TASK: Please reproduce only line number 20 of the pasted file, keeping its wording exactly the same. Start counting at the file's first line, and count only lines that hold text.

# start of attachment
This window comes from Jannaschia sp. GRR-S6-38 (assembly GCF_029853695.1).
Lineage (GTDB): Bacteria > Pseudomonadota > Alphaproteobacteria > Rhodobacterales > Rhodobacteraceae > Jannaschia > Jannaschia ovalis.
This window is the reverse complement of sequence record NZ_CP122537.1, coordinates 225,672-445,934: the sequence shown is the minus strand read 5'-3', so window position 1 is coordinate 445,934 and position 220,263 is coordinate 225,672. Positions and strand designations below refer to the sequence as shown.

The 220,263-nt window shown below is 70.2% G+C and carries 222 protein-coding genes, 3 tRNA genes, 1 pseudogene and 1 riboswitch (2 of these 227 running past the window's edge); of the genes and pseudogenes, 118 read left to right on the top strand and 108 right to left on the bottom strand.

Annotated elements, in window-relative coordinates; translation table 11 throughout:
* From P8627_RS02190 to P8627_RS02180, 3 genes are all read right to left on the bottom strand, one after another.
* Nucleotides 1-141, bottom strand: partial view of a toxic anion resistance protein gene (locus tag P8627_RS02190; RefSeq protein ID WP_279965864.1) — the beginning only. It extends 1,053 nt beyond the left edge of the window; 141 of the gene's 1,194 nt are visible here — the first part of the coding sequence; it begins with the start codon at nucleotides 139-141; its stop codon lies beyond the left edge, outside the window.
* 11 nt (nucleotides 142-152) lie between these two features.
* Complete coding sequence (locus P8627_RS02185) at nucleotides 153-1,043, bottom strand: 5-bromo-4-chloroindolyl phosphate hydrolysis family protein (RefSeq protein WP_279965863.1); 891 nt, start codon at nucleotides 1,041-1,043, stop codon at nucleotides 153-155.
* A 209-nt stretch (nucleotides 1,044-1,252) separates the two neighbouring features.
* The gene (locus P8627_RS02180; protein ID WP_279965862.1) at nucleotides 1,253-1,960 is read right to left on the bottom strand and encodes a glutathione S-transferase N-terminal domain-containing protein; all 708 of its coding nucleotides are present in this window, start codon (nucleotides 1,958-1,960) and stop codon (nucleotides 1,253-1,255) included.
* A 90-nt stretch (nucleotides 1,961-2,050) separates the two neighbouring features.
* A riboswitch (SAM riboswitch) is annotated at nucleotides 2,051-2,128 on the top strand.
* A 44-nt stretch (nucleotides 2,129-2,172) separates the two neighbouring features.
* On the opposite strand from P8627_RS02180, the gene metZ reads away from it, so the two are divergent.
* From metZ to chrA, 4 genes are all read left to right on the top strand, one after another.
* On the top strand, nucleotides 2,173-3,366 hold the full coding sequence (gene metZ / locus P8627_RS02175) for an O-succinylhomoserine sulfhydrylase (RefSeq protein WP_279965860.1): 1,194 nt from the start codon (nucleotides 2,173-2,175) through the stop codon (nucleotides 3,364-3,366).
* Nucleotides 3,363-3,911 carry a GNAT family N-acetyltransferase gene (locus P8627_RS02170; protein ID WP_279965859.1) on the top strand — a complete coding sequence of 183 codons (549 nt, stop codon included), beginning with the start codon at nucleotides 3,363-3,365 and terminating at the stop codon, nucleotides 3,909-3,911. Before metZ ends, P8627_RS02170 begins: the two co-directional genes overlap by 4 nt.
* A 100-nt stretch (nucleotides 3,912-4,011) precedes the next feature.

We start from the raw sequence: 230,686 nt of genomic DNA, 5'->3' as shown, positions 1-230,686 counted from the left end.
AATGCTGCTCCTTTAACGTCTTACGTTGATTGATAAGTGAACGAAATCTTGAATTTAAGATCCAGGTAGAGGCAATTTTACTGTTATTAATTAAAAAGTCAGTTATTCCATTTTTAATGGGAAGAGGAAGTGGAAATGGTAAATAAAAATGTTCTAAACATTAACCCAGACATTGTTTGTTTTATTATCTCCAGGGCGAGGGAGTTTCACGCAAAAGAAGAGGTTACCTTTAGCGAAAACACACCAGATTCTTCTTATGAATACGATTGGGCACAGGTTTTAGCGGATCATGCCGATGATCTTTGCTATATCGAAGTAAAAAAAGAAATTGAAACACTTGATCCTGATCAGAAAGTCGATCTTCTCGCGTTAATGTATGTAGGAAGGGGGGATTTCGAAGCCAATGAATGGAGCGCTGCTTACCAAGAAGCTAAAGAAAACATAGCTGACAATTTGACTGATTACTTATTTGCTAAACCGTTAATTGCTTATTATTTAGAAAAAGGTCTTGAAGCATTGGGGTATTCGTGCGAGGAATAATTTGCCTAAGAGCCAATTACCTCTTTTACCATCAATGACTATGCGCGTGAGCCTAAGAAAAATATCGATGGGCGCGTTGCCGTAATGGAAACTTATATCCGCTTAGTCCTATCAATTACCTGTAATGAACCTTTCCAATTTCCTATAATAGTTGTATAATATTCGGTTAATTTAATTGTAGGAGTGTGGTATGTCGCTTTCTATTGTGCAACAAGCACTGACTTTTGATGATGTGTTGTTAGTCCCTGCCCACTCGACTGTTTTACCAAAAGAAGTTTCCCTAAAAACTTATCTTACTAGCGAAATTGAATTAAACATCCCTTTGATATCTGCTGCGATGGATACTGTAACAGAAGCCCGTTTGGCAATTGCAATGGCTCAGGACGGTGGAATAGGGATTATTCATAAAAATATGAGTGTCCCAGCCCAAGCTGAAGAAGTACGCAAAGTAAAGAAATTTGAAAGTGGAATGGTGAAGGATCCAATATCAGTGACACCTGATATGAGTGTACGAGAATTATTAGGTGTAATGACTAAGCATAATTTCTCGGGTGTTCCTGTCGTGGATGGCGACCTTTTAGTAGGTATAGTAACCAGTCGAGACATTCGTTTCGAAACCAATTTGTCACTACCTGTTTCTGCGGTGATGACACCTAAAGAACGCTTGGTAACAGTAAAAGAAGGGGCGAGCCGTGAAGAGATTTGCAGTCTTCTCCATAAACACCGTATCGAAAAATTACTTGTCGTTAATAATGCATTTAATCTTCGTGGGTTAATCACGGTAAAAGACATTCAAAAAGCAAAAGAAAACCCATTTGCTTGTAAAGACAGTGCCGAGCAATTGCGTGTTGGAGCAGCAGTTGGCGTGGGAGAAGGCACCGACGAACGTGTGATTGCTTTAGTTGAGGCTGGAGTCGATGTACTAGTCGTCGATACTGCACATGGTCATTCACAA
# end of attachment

We start from the raw sequence: 230,686 nt of genomic DNA, 5'->3' as shown, positions 1-230,686 counted from the left end.